I’m at the American Atheists convention and I have a blog queue that is about to bubble over. There have been great speakers, big laughs, a costume party, old friends, and I have every intention of posting about all those things.
However, something happened last night that bumped all that down the list. I met Earl Smith.
This American Atheist convention is the 50th anniversary of its founding, and it’s being held in Austin, Texas, where Madalyn Murray O’Hare began the organization in 1963, after the landmark ruling of removing prayer in public schools. It’s 4 days of activism, socializing, speakers – all the usual that go along with conventions. We’re meeting and staying at the Hyatt in Austin, which is one of the subjects I want to post on. I have been astounded at the job they have done in accommodating us is so far beyond what is usually expected. I have tried to express my gratitude to the waiters, check-in staff, and security as the opportunity presents.
Earl Smith is the director of security at the Hyatt hotel in Austin, Texas. He’s a tall, snowy-haired, good-natured African American, and we (Eliott and I) warmed to him immediately. Last night, he shared the following story with us.
Earl was drafted in 1966, and served with the 173rd Airborne brigade. That unit sustained losses of over 10,000 American lives, and Earl returned home weary and lost at 22 years old. He struggled to find his way, and was sent to prison a year later for a 5-year sentence for robbery. He was given clemency in 1977, and when he was released, he set about rebuilding his life at age 25, with a war, a prison term, a broken marriage, and the racism of the south in his past.
Earl started with the Marriott in Chicago, and began working his way through the hospitality industry, finally taking the job as the head of hotel security at the Hyatt hotel in Austin in 1998. In 2008, as you may remember, the final debate of the Democratic primary was held at UT Austin. In a stroke of logistic hilarity, or maybe staff ineptitude, both Hillary Clinton and Barack Obama and their respective debate teams stayed at the Hyatt in Austin. When Earl was telling this story, he couldn’t stop chuckling relating the efforts the hotel staff went through to keep distance and peace between the groups in the hotel.
Earl found himself on an elevator with then-senator Obama. In Earl’s pocket was his military patch from the 173rd Airborne, which he had carried in that pocket for 40 years. Earl asked Mr. Obama if he could give him something, and of course Mr. Obama said he could. Earl handed him the worn, frayed patch, and told him that he wanted to offer it to him on behalf of the American people. When Earl told me this part of the story, using hand gestures that spoke even more than his words, he said, “I just felt so relieved to give it to him”.
The story now has to take a leap through time, to January of 2013. One morning, when Earl arrived at his office, his staff was all atwitter about a phone call he had received – from the White House! President Obama’s assistant chatted with Earl on the phone and via email over the next few days and arranged for him to come to Washington DC for the inauguration. Earl was delighted, and set about arranging his budget and time schedule in order to go. Earl’s employer, surprise surprise!, arranged for him to have a room in the packed and expensive Hyatt Hotel within walking distance of the Washington Mall. When his tickets to the inauguration were delivered to his room, they came with a little more news: President Obama wanted Earl to visit him at the White House the following day. The question was also asked: What else did Earl want to do while he was in our nation’s capitol?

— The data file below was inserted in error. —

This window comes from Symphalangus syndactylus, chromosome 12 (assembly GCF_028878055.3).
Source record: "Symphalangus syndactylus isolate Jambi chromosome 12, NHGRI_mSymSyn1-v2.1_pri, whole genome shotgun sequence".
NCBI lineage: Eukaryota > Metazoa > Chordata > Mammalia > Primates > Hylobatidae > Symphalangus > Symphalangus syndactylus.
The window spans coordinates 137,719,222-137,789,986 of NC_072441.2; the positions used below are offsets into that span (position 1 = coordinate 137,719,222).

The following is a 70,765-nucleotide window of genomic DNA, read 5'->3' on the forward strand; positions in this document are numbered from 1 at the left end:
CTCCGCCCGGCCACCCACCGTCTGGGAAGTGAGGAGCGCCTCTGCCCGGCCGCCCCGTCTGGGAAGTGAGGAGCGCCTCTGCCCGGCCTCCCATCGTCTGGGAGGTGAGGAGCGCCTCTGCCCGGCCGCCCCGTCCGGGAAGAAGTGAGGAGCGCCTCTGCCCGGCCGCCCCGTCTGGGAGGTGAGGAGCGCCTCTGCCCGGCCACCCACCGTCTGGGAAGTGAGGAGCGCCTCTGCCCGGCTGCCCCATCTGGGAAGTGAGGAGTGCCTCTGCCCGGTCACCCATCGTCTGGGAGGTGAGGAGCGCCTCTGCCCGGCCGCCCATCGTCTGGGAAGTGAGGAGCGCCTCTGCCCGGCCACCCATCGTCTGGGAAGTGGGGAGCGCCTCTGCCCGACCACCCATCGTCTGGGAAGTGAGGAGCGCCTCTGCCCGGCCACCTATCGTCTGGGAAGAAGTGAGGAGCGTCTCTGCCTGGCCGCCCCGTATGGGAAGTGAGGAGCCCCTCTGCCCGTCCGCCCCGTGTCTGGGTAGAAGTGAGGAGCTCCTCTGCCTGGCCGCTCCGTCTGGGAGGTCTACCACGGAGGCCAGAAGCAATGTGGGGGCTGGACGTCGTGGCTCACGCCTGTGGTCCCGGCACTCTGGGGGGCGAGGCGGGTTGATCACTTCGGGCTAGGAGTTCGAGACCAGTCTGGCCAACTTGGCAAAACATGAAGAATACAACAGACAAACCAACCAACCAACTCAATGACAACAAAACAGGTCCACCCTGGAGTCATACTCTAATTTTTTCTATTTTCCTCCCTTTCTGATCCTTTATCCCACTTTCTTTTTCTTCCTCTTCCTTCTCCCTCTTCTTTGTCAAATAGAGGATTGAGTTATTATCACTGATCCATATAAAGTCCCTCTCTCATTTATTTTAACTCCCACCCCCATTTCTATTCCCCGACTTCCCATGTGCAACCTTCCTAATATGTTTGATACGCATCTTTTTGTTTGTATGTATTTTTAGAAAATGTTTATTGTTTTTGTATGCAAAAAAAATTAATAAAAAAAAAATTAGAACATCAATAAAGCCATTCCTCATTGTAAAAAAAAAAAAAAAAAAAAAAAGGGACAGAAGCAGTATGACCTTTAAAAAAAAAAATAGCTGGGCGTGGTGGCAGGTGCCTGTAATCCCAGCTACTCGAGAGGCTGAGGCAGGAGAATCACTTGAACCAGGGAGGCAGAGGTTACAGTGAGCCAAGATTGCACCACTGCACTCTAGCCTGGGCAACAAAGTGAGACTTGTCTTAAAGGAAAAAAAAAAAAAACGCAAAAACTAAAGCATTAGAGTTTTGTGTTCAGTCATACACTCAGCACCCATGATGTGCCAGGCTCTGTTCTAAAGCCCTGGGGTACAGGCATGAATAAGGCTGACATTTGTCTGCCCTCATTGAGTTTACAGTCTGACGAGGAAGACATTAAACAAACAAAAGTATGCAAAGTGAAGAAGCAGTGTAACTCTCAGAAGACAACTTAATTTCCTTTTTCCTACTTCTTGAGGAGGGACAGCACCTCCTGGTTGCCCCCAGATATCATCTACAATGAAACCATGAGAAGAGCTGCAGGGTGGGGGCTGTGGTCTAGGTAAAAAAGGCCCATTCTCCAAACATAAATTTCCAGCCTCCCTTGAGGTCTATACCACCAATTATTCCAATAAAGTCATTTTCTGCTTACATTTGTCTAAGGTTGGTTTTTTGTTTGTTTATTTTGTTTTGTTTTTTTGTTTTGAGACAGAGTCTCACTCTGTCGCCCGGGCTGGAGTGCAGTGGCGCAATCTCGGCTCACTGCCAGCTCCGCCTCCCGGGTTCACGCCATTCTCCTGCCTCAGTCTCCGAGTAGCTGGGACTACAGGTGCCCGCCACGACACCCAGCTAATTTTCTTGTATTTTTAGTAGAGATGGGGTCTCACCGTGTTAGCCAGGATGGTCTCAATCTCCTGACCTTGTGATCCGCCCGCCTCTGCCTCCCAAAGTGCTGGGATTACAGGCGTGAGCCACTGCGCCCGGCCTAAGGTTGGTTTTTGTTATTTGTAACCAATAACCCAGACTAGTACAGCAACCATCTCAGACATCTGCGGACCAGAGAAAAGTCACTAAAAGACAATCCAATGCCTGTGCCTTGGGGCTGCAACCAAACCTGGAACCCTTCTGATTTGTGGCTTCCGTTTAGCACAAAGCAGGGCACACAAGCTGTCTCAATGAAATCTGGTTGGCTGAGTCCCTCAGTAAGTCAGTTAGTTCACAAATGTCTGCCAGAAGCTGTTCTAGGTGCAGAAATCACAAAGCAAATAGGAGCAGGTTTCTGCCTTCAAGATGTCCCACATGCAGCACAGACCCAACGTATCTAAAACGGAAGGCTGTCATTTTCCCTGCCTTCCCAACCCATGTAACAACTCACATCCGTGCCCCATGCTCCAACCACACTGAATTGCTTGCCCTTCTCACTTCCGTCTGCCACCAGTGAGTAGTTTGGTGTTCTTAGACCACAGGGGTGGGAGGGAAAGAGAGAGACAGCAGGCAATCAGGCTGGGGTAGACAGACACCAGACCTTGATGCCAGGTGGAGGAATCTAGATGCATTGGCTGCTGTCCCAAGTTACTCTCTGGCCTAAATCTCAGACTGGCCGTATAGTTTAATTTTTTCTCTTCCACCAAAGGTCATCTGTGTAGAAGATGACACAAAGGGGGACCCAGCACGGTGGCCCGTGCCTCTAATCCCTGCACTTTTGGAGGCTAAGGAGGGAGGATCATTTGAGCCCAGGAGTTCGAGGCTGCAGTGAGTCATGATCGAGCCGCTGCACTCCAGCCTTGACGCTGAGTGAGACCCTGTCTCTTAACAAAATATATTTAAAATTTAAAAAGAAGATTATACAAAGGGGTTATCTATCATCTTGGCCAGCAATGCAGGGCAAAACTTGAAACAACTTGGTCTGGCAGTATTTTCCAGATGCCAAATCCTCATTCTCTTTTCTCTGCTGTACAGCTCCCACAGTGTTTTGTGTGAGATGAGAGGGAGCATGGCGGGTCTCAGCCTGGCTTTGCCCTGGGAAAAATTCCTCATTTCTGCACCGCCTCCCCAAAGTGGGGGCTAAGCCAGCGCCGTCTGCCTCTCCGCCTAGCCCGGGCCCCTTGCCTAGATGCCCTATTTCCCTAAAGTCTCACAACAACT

Here was Earl’s list: he wanted to go to the Vietnam Veteran’s Memorial, and the brand new Dr. King Memorial. On a cold January day, Earl Smith attended the second inauguration of the first black president. He said he loved every freezing minute of it. Then the former Army private visited the memorials. In telling this story full of emotional highs, at this point Earl became emotional, describing the feeling he experienced walking that sloping sidewalk, along that cold, reflecting granite, far too full of names. 40 years vanished, he said, and those names and faces came right back to him, reminding him of where he had come from, why he was where he was, who he had lost. When Earl then visited the Dr. King memorial, he said moments from the past – JFK’s assassination, the war, the civil rights struggle – all came to him as he stood there, taking in the monument. But there was still one more highlight.
It was time to go the White House. Earl found himself sitting in a chair in a hallway, not really sure what was in store for him. He said after he returned from a nervous trip to the bathroom, his escort was nowhere to be seen, so he just took a seat in the chair, and just then, walking down the hall, was a tall, thin, African American man extending his hand saying, “I’m so glad to see you again, Earl.” Then, at the end of that hall, Earl walked in to the Oval Office, that iconic rug on the floor, the desk, all of it. Earl and his President chatted for a bit, 20 minutes in fact, and Earl repeated to him the purpose of the patch; that he wanted the president to have it on behalf of the American people.
Please take the time to visit the link and watch the video. What an honor and privilege it was to have met Earl and hear his story. He’s a lovely, kind, gentle man, and if you are ever in Austin, go out of your way, even if you don’t stay here, to visit the Hyatt and ask to meet Earl.
Thanks for reading!